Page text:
Crimes dog Rye security

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By Andy Lloyd and Don McHoull

Last week was typical for Ryerson security: They had to deal with an office break-in, hate graffiti and a sexual assault.

The three incidents tested the effectiveness of a security force that was criticized earlier this month for letting a robbery suspect escape from its guards by running off campus.

Sometime after classes ended on Wednesday, professor Mehrab Mehrvar’s East Kerr Hall office was broken into. Mehrvar says that nothing was taken, but that his door was broken and papers were scattered around his office.

Ryerson security and the Toronto police responded to the break-in on Thursday morning.

Lawrence Robinson, manager of Ryerson security, says that police are typically called in to respond to on-campus break-ins but that Ryerson security would be the first on the scene.

“We have to look for fingerprints, and find out the value of what was taken,” he said.

The hate graffiti appeared around the same time in the men’s washroom on the first floor of East Kerr Hall, and remained untouched on a stall door for several days.

When similar anti-Israel graffiti appeared in the same washroom last year, it created an embarrassment for the school when it was written up in The Toronto Star and the National Post as an example of bigotry on campus.

Robinson said that security did not usually inspect washrooms for hate graffiti.

“People reporting it is important to us,” said Robinson. He said that if security received regular complaints, they would begin inspecting washrooms.

The sexual assault occurred on Thursday afternoon. A woman in Oakham House was approached by a male suspect who offered to buy her a drink.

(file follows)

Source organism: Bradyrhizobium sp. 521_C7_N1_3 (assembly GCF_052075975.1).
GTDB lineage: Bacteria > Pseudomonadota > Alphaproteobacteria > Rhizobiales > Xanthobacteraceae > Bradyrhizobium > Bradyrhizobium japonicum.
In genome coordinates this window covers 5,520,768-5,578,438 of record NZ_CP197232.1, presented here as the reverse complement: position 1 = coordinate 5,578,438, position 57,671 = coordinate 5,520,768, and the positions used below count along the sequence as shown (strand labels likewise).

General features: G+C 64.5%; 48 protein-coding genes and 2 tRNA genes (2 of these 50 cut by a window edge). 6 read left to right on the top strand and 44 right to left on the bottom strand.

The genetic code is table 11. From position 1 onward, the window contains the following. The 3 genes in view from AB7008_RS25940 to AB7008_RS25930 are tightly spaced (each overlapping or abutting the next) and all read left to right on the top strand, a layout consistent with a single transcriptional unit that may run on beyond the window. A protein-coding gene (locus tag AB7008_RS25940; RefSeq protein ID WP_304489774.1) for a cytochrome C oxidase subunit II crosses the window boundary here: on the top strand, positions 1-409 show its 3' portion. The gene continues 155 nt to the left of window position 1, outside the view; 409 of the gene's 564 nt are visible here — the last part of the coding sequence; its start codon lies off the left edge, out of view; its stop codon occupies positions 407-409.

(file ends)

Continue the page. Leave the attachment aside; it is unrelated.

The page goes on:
When the woman refused his offer, the suspect put his arms around her and again asked if he could buy her a drink.

The victim told the suspect his actions were making her feel uncomfortable, but he continued to prevent her from leaving.

The suspect is described as an Asian male in his mid-twenties, with a medium build and short black hair. He is about five-foot-nine and has a large mole over his right eye.

Robinson said that security were on the lookout of the suspect, but that the Ryerson community should also watch out for him.

“We’re aware of the description, but the key is making community members aware,” Robinson said.

Unlike the University of Toronto, Ryerson does not have its own police officers. Toronto police are called onto campus for serious incidents, but campus security guards, who are paid between $12 and $16 per hour, are Ryerson’s first line of defence against crime.

The university’s security team consists of 35 people, including guards and supervisory personnel. At any given time, there are three to five security guards patrolling the campus.

Although they’re not law enforcement officers, Ryerson guards are authorized to make arrests on campus.

Last year Ryerson security arrested 100 people.

Although the guidelines are flexible, security guards must work within the law. For example, if there’s cause, a security guard can pursue a suspect off the campus.

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